End consumers of electricity are also becoming suppliers, providing power when they’re not using it in a bidirectional usage model.
New energy strategies aim to improve the power efficiency of power systems by building an Internet of Power supported by high capacity, high-speed, real-time, secure, and stable communications networks.
As an exceptional integrator, 5G can support the diverse requirements of smart grids. 5G supports flexible wireless over-the-air connectivity, has excellent disaster recovery capabilities, and is more efficient and faster than fibre optic and short range wireless communications technology.
This is particularly true when constructing networks in places with complex topography such as mountainous areas or areas with water features. 5G network technology also supports ultra-high bandwidth, NLOS transmission, wide-area seamless coverage, and roaming.
Smart tech for manufacturing will be based on communications infrastructure with higher capacity, bandwidth, storage, and data processing capabilities. Equipment will be automated and the system will provide flexible human-computer interaction and smart control.
Emerging manufacturing services will extend the boundary of products to include value-added after-sale services based on interconnected and controllable data collection and transmission systems covering the entire product lifecycle.
Typical smart manufacturing application scenarios include real-time E2E production process control, remote control, internal and external enterprise communications, and IoT for cargo. It includes supply chain management models that unify full product lifecycle management on a single network. 5G networks’ wireless connectivity, high-speed, and low-latency capabilities will allocate supply chain resources and thus raise production and service efficiency.
5G’s unprecedented connectivity capabilities will transform production, sales, and business models that will benefit manufacturers and consumers alike.
Mobile health for all
Mobile health applies mobile Internet tech to provide E2E healthcare, including disease prevention, counselling, treatment, and rehabilitation. Advanced wireless communications and information processing technology can streamline medical diagnosis and better allocate and share medical resources and data.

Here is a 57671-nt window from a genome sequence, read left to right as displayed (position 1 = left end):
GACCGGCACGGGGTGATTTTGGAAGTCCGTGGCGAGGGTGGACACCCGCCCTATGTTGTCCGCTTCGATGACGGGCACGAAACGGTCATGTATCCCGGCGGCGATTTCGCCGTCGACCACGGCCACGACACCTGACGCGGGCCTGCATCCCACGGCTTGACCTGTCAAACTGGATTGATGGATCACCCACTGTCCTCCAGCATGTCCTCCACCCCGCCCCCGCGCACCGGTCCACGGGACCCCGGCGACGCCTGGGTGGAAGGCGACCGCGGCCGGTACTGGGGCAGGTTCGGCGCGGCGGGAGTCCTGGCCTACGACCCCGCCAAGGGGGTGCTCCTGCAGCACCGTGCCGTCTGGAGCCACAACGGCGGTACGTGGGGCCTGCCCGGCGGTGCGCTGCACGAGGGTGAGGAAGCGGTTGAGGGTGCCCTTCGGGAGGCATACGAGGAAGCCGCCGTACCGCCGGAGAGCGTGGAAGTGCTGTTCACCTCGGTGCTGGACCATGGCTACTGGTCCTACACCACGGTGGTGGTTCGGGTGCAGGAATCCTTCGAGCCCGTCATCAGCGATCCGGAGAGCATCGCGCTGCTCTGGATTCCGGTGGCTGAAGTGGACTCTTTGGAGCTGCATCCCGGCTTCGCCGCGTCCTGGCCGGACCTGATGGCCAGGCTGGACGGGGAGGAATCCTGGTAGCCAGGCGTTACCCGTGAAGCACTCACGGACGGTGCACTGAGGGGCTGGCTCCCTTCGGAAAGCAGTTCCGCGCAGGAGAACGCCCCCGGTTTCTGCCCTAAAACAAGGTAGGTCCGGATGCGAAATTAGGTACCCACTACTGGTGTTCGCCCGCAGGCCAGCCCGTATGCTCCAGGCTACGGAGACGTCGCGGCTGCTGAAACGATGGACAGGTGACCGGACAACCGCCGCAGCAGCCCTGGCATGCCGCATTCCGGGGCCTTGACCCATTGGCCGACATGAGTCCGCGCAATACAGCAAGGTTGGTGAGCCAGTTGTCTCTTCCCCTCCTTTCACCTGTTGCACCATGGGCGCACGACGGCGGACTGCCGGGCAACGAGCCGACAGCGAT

5G’s advanced connectivity, integrated mobility, and big data analytics platform will give tomorrow’s doctors the tools to achieve patient monitoring in real time and remote diagnosis. Patients will have access to remote monitoring and diagnostics through 5G networks and wearable devices that can quickly transmit their health status and symptoms and enable diagnoses.
Institutions will be able to securely share electronic medical records between institutions. Medical practitioners will be able to monitor individual health trends and outcomes for tailored treatments, and correlate health status with factors like pollution, temperature, lifestyle, diet, and sleep based on ubiquitous sensors.
Powered by 5G, the ubiquity of health monitoring and diagnosis will make for efficient, low-cost medical services that will lead to a much healthier world.
Expanding business boundaries
Digital transformation is broadening and mixing business boundaries in all sectors, which will increase both diversity and uncertainty. But, with 5G’s network design concepts and integrative capabilities, it’s possible to combat these uncertainties. 5G provides a powerful tool for creating new blue ocean markets for businesses, and will provide industry customers the opportunity to revolutionise their businesses.
Connectivity drives socioeconomic digital transformation, with each generation of mobile technology offering different effects. With its unprecedented connectivity capabilities, 5G will take society to a whole new level, revolutionise industry and consumer experience, and truly make a Better Connected World possible.